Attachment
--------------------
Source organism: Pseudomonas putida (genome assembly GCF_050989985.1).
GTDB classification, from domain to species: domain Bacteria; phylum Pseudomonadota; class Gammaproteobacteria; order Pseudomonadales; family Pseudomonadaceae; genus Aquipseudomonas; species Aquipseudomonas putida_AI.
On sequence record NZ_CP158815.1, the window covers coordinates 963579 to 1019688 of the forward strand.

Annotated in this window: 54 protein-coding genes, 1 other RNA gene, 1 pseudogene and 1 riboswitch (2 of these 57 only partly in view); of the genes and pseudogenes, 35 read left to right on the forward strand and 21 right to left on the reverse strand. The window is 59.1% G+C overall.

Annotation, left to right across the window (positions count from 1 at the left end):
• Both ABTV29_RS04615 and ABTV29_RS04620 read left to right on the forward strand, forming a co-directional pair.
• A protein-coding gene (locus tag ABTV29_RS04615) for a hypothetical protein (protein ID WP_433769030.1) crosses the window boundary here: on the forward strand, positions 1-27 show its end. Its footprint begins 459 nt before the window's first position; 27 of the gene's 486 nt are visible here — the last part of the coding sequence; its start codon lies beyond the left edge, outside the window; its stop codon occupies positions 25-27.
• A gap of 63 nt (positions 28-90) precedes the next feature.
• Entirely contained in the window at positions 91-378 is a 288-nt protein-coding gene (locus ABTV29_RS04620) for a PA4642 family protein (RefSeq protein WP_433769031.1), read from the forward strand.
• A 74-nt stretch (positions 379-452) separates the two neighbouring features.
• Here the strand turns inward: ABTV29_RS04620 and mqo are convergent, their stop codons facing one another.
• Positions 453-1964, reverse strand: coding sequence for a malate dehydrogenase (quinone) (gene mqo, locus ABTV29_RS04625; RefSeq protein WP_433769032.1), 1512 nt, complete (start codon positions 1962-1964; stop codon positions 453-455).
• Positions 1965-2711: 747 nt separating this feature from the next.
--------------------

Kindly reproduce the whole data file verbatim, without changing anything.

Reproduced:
Source organism: Pseudomonas putida (genome assembly GCF_050989985.1).
GTDB classification, from domain to species: domain Bacteria; phylum Pseudomonadota; class Gammaproteobacteria; order Pseudomonadales; family Pseudomonadaceae; genus Aquipseudomonas; species Aquipseudomonas putida_AI.
On sequence record NZ_CP158815.1, the window covers coordinates 963579 to 1019688 of the forward strand.

Annotated in this window: 54 protein-coding genes, 1 other RNA gene, 1 pseudogene and 1 riboswitch (2 of these 57 only partly in view); of the genes and pseudogenes, 35 read left to right on the forward strand and 21 right to left on the reverse strand. The window is 59.1% G+C overall.

Annotation, left to right across the window (positions count from 1 at the left end):
• Both ABTV29_RS04615 and ABTV29_RS04620 read left to right on the forward strand, forming a co-directional pair.
• A protein-coding gene (locus tag ABTV29_RS04615) for a hypothetical protein (protein ID WP_433769030.1) crosses the window boundary here: on the forward strand, positions 1-27 show its end. Its footprint begins 459 nt before the window's first position; 27 of the gene's 486 nt are visible here — the last part of the coding sequence; its start codon lies beyond the left edge, outside the window; its stop codon occupies positions 25-27.
• A gap of 63 nt (positions 28-90) precedes the next feature.
• Entirely contained in the window at positions 91-378 is a 288-nt protein-coding gene (locus ABTV29_RS04620) for a PA4642 family protein (RefSeq protein WP_433769031.1), read from the forward strand.
• A 74-nt stretch (positions 379-452) separates the two neighbouring features.
• Here the strand turns inward: ABTV29_RS04620 and mqo are convergent, their stop codons facing one another.
• Positions 453-1964, reverse strand: coding sequence for a malate dehydrogenase (quinone) (gene mqo, locus ABTV29_RS04625; RefSeq protein WP_433769032.1), 1512 nt, complete (start codon positions 1962-1964; stop codon positions 453-455).
• Positions 1965-2711: 747 nt separating this feature from the next.